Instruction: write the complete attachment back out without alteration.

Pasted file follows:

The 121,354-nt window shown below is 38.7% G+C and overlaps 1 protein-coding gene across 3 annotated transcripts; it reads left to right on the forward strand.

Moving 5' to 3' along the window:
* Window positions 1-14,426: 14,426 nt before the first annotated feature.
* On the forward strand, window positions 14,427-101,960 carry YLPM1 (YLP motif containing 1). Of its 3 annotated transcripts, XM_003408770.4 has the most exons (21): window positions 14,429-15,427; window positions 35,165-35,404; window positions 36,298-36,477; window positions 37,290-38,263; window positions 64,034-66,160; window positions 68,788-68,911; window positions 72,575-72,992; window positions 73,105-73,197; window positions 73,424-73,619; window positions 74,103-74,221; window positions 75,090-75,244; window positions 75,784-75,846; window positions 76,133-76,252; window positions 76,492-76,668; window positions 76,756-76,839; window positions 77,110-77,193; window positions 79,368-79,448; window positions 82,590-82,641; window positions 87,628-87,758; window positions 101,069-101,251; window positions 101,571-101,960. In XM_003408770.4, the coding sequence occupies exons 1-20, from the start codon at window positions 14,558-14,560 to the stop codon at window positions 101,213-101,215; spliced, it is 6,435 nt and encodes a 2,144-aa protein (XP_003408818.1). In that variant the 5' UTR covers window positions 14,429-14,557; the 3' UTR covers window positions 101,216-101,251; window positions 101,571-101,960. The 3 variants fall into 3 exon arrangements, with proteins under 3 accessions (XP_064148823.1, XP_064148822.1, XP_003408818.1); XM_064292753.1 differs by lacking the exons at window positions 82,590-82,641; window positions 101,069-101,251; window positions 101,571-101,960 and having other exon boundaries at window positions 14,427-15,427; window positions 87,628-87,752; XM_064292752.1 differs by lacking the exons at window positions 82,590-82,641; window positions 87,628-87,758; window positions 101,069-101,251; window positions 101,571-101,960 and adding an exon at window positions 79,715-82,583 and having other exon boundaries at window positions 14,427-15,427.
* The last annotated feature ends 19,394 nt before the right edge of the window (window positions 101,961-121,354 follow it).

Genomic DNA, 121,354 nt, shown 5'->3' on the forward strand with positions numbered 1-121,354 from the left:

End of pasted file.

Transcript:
The 121,354-nt window shown below is 38.7% G+C and overlaps 1 protein-coding gene across 3 annotated transcripts; it reads left to right on the forward strand.

Moving 5' to 3' along the window:
* Window positions 1-14,426: 14,426 nt before the first annotated feature.
* On the forward strand, window positions 14,427-101,960 carry YLPM1 (YLP motif containing 1). Of its 3 annotated transcripts, XM_003408770.4 has the most exons (21): window positions 14,429-15,427; window positions 35,165-35,404; window positions 36,298-36,477; window positions 37,290-38,263; window positions 64,034-66,160; window positions 68,788-68,911; window positions 72,575-72,992; window positions 73,105-73,197; window positions 73,424-73,619; window positions 74,103-74,221; window positions 75,090-75,244; window positions 75,784-75,846; window positions 76,133-76,252; window positions 76,492-76,668; window positions 76,756-76,839; window positions 77,110-77,193; window positions 79,368-79,448; window positions 82,590-82,641; window positions 87,628-87,758; window positions 101,069-101,251; window positions 101,571-101,960. In XM_003408770.4, the coding sequence occupies exons 1-20, from the start codon at window positions 14,558-14,560 to the stop codon at window positions 101,213-101,215; spliced, it is 6,435 nt and encodes a 2,144-aa protein (XP_003408818.1). In that variant the 5' UTR covers window positions 14,429-14,557; the 3' UTR covers window positions 101,216-101,251; window positions 101,571-101,960. The 3 variants fall into 3 exon arrangements, with proteins under 3 accessions (XP_064148823.1, XP_064148822.1, XP_003408818.1); XM_064292753.1 differs by lacking the exons at window positions 82,590-82,641; window positions 101,069-101,251; window positions 101,571-101,960 and having other exon boundaries at window positions 14,427-15,427; window positions 87,628-87,752; XM_064292752.1 differs by lacking the exons at window positions 82,590-82,641; window positions 87,628-87,758; window positions 101,069-101,251; window positions 101,571-101,960 and adding an exon at window positions 79,715-82,583 and having other exon boundaries at window positions 14,427-15,427.
* The last annotated feature ends 19,394 nt before the right edge of the window (window positions 101,961-121,354 follow it).

Genomic DNA, 121,354 nt, shown 5'->3' on the forward strand with positions numbered 1-121,354 from the left: